|Posted on Sep 09, 2008 04:37:27 PM | Lori Tyahla | 51 Comments ||
One question I’ve gotten asked by a few folks who read this blog is why I always sign off with "dream big". I think NASA, collectively, is a group of folks who aren’t afraid to think--and dream--big. Put a man on the moon? Sure, we can do it. Land a rover on Mars? You got it. I think this closing fits the collective theme of what NASA stands for pretty well—but on a more personal level, my involvement in HST has really allowed me to interact with folks who embrace this philosophy on a daily basis. To say that this has been incredibly rewarding and beneficial to me as a young engineer would honestly be a great understatement.
Personally, I was about 9 when I figured out that I wanted to “dream big” and become an engineer when I grew up. More specifically, I decided on aerospace engineering sitting in a movie theatre watching Apollo 13 to celebrate my 11th birthday. I can even go as far as to tell you what scene in the movie (the one where the engineers in mission control are trouble-shooting the air filtration system) led to this decision. It may sound cheesy, but that movie changed my life. Fast forward 13 years and here I am—a "rookie" at Kennedy Space Center providing launch site support for STS-125. Living my dream? You bet; and if I ever doubted it, the last few weeks have really helped to drive the point home.
We’re about a month out from launch right now, so we’re starting to hit some major milestones—from final system walk-downs (that’s NASA-speak for inspections), to the shuttle rolling out to the launch pad. It’s almost like watching a complex, choreographed dance. Every member of the team has a specific task that they need to complete in order for us to launch safely and on time. The amount of team work required—and frequently displayed—is downright amazing. There truly are no "loners" here.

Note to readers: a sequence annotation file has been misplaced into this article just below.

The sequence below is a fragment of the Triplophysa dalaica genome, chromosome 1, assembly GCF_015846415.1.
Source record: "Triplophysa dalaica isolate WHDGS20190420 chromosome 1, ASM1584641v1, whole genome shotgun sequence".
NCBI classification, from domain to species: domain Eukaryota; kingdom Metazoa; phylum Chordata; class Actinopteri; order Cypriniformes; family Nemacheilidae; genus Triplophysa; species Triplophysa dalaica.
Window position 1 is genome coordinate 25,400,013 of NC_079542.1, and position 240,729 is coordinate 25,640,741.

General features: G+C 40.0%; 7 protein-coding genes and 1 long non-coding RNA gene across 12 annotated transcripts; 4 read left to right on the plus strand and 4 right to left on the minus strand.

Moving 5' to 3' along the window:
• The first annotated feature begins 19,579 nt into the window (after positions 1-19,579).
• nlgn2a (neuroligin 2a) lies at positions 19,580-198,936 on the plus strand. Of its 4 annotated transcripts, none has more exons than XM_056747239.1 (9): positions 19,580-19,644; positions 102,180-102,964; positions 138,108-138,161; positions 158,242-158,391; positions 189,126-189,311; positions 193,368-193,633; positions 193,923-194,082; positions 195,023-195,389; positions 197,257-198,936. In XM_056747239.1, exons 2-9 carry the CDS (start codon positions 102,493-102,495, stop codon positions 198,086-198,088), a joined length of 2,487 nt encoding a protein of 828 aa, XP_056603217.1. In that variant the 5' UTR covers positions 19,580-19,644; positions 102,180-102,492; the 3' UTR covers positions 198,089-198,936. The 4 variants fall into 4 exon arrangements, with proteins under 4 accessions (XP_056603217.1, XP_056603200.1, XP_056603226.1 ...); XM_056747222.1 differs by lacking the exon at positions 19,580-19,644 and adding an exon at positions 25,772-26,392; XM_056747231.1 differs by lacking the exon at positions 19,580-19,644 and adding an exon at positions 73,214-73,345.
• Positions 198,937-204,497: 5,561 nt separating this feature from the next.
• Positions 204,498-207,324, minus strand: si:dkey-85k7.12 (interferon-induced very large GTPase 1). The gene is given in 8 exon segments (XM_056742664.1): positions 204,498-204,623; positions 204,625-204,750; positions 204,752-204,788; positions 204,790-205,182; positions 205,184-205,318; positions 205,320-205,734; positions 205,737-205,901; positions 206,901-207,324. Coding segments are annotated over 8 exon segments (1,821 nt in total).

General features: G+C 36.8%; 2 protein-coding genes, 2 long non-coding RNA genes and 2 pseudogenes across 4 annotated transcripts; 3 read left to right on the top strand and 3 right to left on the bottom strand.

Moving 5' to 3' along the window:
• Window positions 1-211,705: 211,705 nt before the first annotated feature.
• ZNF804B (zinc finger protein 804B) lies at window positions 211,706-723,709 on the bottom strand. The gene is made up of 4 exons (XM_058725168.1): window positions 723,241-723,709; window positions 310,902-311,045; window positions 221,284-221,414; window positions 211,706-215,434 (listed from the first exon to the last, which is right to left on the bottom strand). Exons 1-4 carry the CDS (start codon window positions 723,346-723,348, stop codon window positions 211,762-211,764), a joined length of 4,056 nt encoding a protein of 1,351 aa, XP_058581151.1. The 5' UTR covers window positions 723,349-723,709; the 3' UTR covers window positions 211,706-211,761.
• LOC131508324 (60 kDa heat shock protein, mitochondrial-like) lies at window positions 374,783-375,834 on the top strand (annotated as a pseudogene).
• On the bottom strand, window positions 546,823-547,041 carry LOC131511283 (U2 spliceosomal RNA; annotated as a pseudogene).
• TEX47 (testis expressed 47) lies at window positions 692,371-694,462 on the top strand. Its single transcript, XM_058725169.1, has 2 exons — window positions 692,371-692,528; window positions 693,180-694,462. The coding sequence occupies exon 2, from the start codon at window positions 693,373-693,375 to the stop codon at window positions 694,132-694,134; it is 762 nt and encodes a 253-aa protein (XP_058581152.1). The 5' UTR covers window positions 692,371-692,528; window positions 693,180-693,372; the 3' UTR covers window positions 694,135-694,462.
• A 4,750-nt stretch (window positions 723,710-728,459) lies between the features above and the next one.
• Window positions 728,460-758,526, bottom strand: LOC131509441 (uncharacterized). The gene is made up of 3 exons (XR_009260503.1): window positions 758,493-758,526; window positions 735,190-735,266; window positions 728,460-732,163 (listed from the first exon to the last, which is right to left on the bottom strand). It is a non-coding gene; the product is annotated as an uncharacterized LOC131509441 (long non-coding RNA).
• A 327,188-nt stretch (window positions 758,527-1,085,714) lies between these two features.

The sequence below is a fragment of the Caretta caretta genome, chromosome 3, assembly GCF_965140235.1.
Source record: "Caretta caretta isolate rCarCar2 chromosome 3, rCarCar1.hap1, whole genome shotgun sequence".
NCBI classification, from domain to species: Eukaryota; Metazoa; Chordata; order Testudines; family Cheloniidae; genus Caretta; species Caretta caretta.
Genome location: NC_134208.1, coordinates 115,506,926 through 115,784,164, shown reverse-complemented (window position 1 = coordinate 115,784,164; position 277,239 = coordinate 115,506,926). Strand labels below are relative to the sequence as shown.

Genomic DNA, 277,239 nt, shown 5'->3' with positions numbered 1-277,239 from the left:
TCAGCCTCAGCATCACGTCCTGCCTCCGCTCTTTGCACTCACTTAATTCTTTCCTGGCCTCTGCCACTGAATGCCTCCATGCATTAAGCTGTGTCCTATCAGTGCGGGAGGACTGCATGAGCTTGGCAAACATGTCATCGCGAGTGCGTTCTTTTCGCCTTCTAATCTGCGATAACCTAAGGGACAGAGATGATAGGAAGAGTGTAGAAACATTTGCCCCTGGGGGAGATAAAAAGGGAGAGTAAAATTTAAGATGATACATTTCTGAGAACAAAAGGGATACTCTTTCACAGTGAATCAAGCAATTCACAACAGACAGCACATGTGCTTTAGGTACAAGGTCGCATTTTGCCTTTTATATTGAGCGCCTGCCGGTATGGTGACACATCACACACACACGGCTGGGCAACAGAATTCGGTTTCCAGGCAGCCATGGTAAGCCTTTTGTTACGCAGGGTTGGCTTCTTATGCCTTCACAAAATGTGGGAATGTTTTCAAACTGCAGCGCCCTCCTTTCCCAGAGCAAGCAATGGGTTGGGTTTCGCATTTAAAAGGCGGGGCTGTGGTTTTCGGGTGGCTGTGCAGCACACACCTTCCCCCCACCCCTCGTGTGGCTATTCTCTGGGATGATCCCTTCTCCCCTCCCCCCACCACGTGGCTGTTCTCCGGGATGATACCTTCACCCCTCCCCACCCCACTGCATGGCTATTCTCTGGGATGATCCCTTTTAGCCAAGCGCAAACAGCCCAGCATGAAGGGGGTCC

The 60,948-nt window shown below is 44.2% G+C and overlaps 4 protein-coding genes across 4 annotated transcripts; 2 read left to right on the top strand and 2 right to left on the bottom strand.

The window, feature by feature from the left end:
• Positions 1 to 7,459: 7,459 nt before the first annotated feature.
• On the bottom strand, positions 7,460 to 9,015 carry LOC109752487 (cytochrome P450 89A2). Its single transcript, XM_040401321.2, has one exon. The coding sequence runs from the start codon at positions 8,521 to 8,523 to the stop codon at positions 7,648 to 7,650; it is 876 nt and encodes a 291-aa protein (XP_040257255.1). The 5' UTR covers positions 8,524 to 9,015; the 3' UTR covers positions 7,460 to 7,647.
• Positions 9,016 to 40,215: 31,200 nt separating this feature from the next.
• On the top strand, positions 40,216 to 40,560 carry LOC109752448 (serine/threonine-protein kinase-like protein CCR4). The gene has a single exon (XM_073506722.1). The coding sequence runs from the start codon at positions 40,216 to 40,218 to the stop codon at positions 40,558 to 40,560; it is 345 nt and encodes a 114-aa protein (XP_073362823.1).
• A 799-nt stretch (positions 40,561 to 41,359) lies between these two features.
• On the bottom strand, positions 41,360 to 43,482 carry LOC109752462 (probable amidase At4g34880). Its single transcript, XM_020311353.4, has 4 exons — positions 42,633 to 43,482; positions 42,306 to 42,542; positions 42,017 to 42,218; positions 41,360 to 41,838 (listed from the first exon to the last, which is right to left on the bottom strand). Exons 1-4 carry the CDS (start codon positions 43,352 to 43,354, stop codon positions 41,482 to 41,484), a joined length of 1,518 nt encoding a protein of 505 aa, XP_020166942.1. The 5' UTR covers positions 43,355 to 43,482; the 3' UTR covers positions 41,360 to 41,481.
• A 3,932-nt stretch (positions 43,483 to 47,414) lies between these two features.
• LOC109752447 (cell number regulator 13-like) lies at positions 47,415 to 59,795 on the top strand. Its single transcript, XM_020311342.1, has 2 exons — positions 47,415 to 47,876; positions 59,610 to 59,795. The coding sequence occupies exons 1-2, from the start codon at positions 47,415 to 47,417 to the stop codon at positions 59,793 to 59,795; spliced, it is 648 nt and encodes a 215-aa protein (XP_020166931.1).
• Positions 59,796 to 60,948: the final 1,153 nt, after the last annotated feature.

Because so many things need to happen between now and our launch date, a lot of integration work actually follows a parallel schedule instead of happening in line one right after the other. Right now, the carrier teams are getting ready for what we call "canister ops" — this is how we’ll ultimately load our hardware into Atlantis for flight. Each of our carriers will be loaded into a large canister that fits right into Atlantis’ belly, thus allowing us to work off-line from the work flow at the pad. (The orbiter actually rolls out to the pad with an empty payload bay so they can keep their pre-flight tests going without us.) Once we’re ready to go, the canister will be rolled out to the pad where we’ll be integrated into the payload bay for flight. From everyone I’ve talked to who’s seen it before, this is one of the neater I&T operations that we perform during our preparation activities. I can’t wait to get an up-close look at it in the next few weeks.
So that’s the latest and greatest from sunny (and humid!) Florida. I think this picture says it best:
Until next time....Dream big,
Tags : Operations, Processing